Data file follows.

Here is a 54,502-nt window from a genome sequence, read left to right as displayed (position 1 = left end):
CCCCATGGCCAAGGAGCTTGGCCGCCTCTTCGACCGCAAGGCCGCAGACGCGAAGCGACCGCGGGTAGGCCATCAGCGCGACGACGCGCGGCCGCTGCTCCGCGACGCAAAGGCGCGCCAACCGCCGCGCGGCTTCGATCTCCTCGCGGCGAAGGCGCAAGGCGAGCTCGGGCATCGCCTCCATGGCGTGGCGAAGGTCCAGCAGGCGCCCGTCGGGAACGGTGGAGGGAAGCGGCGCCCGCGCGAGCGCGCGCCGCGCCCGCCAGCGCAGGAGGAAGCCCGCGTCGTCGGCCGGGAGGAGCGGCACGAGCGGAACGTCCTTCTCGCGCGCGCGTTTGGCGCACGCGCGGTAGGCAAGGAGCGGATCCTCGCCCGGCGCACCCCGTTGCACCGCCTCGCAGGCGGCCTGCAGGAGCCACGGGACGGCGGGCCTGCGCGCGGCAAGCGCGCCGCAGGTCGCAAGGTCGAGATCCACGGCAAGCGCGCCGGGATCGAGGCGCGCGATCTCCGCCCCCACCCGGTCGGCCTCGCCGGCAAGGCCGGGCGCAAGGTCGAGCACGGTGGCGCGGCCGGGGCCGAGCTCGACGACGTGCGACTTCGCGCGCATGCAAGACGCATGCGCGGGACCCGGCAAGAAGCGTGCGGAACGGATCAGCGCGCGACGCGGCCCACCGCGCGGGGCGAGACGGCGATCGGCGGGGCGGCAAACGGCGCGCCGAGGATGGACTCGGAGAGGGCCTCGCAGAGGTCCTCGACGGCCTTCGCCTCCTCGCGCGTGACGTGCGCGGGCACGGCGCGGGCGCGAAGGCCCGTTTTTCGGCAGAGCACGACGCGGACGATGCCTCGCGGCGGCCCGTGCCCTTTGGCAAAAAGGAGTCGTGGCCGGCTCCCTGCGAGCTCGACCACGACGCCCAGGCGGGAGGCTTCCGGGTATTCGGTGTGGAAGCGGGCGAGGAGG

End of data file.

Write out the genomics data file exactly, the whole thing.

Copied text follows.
Here is a 54,502-nt window from a genome sequence, read left to right as displayed (position 1 = left end):
CCCCATGGCCAAGGAGCTTGGCCGCCTCTTCGACCGCAAGGCCGCAGACGCGAAGCGACCGCGGGTAGGCCATCAGCGCGACGACGCGCGGCCGCTGCTCCGCGACGCAAAGGCGCGCCAACCGCCGCGCGGCTTCGATCTCCTCGCGGCGAAGGCGCAAGGCGAGCTCGGGCATCGCCTCCATGGCGTGGCGAAGGTCCAGCAGGCGCCCGTCGGGAACGGTGGAGGGAAGCGGCGCCCGCGCGAGCGCGCGCCGCGCCCGCCAGCGCAGGAGGAAGCCCGCGTCGTCGGCCGGGAGGAGCGGCACGAGCGGAACGTCCTTCTCGCGCGCGCGTTTGGCGCACGCGCGGTAGGCAAGGAGCGGATCCTCGCCCGGCGCACCCCGTTGCACCGCCTCGCAGGCGGCCTGCAGGAGCCACGGGACGGCGGGCCTGCGCGCGGCAAGCGCGCCGCAGGTCGCAAGGTCGAGATCCACGGCAAGCGCGCCGGGATCGAGGCGCGCGATCTCCGCCCCCACCCGGTCGGCCTCGCCGGCAAGGCCGGGCGCAAGGTCGAGCACGGTGGCGCGGCCGGGGCCGAGCTCGACGACGTGCGACTTCGCGCGCATGCAAGACGCATGCGCGGGACCCGGCAAGAAGCGTGCGGAACGGATCAGCGCGCGACGCGGCCCACCGCGCGGGGCGAGACGGCGATCGGCGGGGCGGCAAACGGCGCGCCGAGGATGGACTCGGAGAGGGCCTCGCAGAGGTCCTCGACGGCCTTCGCCTCCTCGCGCGTGACGTGCGCGGGCACGGCGCGGGCGCGAAGGCCCGTTTTTCGGCAGAGCACGACGCGGACGATGCCTCGCGGCGGCCCGTGCCCTTTGGCAAAAAGGAGTCGTGGCCGGCTCCCTGCGAGCTCGACCACGACGCCCAGGCGGGAGGCTTCCGGGTATTCGGTGTGGAAGCGGGCGAGGAGG